Reaction Order and Rate Laws

Topics: Rate equation, Chemical reaction, Reaction rate / Pages: 10 (2460 words) / Published: Mar 24th, 2014
Lab 3: Reaction Order and Rate Laws

Name: Student
Lab Partners: None
Date of Experiment: 16 March 2014
Location: My House
Course Number: CHE112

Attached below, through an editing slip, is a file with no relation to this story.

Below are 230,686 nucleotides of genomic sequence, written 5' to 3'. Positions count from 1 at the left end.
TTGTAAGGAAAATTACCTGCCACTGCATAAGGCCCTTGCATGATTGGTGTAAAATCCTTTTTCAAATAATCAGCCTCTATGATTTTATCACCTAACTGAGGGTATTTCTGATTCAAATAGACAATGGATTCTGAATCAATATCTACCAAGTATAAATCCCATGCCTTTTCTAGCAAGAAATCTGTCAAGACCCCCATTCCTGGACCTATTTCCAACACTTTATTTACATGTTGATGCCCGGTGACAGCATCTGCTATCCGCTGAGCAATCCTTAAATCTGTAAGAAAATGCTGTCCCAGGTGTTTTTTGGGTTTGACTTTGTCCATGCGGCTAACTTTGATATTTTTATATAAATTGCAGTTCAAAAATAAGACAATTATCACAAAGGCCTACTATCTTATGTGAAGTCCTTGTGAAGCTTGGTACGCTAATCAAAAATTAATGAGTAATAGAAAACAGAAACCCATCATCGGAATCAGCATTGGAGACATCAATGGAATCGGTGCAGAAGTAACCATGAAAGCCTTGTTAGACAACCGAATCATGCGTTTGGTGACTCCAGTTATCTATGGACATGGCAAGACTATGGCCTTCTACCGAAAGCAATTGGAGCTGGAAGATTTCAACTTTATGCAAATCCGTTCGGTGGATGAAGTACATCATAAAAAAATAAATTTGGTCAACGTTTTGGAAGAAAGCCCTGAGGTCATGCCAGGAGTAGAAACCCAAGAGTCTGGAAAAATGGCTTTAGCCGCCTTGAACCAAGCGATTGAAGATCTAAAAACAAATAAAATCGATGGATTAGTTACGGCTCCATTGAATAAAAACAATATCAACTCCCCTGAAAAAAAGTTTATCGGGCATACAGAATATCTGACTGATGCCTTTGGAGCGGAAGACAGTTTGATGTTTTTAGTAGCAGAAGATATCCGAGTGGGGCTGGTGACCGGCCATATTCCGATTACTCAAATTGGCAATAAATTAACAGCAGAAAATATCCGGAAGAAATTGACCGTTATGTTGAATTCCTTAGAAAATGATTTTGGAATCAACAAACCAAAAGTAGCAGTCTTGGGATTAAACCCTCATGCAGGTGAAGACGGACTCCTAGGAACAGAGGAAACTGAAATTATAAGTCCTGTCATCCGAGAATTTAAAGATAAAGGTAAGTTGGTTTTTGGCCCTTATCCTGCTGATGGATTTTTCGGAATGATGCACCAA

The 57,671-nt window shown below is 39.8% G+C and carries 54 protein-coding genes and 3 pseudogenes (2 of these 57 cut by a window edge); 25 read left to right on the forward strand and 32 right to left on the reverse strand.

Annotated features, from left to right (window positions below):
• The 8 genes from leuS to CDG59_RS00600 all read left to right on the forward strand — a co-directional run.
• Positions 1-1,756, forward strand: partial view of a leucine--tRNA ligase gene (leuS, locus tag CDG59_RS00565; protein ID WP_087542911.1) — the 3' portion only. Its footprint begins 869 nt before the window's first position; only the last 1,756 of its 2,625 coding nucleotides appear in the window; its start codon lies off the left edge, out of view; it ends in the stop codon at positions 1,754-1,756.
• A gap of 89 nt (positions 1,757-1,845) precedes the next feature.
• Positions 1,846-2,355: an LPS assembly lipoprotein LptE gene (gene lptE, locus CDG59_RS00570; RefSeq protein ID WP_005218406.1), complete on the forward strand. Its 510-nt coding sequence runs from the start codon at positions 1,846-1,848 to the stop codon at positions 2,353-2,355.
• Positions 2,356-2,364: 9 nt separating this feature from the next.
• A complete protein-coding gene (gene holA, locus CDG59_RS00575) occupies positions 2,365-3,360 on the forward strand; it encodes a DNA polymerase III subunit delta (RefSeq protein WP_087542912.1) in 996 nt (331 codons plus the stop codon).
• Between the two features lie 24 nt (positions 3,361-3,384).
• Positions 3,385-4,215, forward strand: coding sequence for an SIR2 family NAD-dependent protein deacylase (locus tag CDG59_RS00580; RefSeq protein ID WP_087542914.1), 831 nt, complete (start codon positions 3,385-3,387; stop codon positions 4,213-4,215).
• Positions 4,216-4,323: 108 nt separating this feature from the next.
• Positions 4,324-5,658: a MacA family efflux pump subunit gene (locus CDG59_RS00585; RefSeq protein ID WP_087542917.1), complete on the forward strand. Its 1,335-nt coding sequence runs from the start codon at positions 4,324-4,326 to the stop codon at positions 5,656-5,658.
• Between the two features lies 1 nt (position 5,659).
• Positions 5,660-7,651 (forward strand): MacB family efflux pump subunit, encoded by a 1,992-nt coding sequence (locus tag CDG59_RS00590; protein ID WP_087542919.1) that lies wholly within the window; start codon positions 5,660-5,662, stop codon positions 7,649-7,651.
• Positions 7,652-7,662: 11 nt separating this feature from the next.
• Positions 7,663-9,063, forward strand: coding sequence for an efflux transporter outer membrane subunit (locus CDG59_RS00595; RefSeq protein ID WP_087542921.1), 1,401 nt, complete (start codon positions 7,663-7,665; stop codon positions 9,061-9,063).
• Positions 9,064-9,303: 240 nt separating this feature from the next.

Abstract: When combining compounds, there are always two roles considered in the reaction. These are reactants and products. Reactants are the initial compounds before mixing. The products are synonymous with the term byproduct, or what remains when the reaction occurs. For example, Sodium (Na+) and Chlorine (Cl-) are mixed to create Sodium Chloride (NaCl) . In this example, sodium and chlorine are the reactants and sodium chloride is the product. The use of rate laws expresses the rate of a given reaction to produce a concentration of a reactant in a given chemical reaction such as described with sodium chloride. This is important because the use of rate laws can be used to calculate how much of a reactant is used and how quickly a reaction occurs based on the level of concentration of the reactants. Knowing this, chemists can speed up or slow down reactions which is useful if the initial reaction time is extremely long or requires an exorbitant about of products to produce the desired results in the reaction. Certain factors can actually speed up the reaction rate. The factors include temperature, pressure, concentrations of the reactants, the nature of the reaction (polar vs non-polar) and the presence of a catalyst. The primary component outside of the reactant concentrations themselves is energy. Recalling the concept of Gibbs free energy as the total amount of energy used for the reactants to form products in redox chemistry one can summarize that energy can play as much of a role in chemical reactions as the concentrations of reactions. This is because reactions occur when the molecules of each product collide with one another. If there is enough energy, molecules of one reactant can be taken and/or gained by the other creating the products. This is why

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